Navid Kermani

Islamic Writer Wins German Peace Award

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Navid Kermani, winner of this year's German Book Industry peace award, is an outspoken Islamic scholar and author.
  • Why it matters

    Why it matters

    Navid Kermani appealed for resolute – possibly even military – action against the war in Syria in his Peace Prize acceptance speech on Sunday in Frankfurt.

  • Facts


    • Reporter and author Navid Kermani was born in Germany in 1967 to Iranian parents.
    • The scholar of Islam won the Hessian Culture Prize in 2009, but it was briefly withdrawn when co-recipients of the prize had a problem with his views.
    • Exterior minister Frank-Walter Steinmeier has described Mr. Kermani as “a critical thinker and pugnacious scientist.”
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It is fitting that at the height of the refugee crisis in Germany, the Peace Prize of the German Book Industry has been awarded to Navid Kermani.

Mr. Kermani accepted his award in Frankfurt on Sunday. In his acceptance speech, he appealed to the international community to end the wars in Syria and Iraq.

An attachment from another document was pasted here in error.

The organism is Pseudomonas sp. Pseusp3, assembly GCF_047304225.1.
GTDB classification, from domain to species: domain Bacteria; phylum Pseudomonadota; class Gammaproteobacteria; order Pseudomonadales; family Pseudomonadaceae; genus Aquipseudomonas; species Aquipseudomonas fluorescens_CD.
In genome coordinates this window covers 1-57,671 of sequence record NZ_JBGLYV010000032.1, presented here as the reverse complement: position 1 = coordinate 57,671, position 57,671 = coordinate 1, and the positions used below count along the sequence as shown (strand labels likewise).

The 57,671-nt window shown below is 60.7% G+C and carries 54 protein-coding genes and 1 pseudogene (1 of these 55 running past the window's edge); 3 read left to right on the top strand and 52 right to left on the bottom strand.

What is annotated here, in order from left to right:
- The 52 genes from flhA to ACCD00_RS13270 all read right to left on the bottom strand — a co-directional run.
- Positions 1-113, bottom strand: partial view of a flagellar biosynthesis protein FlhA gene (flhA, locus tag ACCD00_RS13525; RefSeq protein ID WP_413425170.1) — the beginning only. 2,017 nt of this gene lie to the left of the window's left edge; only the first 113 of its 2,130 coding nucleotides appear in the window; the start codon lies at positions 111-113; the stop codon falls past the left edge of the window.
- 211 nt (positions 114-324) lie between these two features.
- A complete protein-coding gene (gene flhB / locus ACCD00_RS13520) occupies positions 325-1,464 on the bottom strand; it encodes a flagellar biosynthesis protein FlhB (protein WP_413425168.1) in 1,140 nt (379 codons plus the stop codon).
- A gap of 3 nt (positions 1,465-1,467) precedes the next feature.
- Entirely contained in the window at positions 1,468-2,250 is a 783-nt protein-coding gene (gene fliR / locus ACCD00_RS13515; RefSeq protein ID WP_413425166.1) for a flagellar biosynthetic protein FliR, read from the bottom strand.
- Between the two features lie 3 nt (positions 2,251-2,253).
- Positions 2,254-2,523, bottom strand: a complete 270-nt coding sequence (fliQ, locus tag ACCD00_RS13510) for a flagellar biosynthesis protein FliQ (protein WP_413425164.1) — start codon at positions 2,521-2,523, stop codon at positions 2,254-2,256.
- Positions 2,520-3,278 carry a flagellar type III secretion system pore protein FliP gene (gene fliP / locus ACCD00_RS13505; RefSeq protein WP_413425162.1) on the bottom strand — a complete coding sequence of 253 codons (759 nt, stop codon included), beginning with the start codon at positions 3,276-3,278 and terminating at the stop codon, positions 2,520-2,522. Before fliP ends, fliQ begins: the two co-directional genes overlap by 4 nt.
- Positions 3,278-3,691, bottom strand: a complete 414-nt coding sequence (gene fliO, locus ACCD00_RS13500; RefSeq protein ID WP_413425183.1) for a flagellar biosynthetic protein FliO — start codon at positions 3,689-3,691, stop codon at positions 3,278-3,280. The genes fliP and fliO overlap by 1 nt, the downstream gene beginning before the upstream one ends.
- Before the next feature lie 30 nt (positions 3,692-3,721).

Born in 1967 to Iranian immigrants, Mr. Kermani is an Islamic scholar. He is also well-known in Germany for his assertive, unsettling writing.

In 2009, Mr. Kermani was selected as one of the recipients for the Hessian Culture Prize. However, he was removed from the list after criticism by co-recipients Cardinal Karl Lehmann of the Catholic Church and Peter Steinacker of the Lutheran Church, who took issue with Mr. Kermani’s controversial interpretation of the crucifixion by the painter Guido Reni.

Only after a lot of discussion did Hesse state premier Roland Koch award him the prize, albeit at a later date and accompanied by an apology to the artist.

Mr. Kermani’s 2002 debut novel, “The Book of Those Killed by Neil Young,” offers a window into what makes the writer tick. His newborn daughter at the time suffered from colic and only the music of Neil Young could soothe her. The writing reflects his thoughts of paradise, God, knowledge, memory, security, love – and infant flatulence. For Mr. Kermani, the sublime and the banal are inconceivable without each other.

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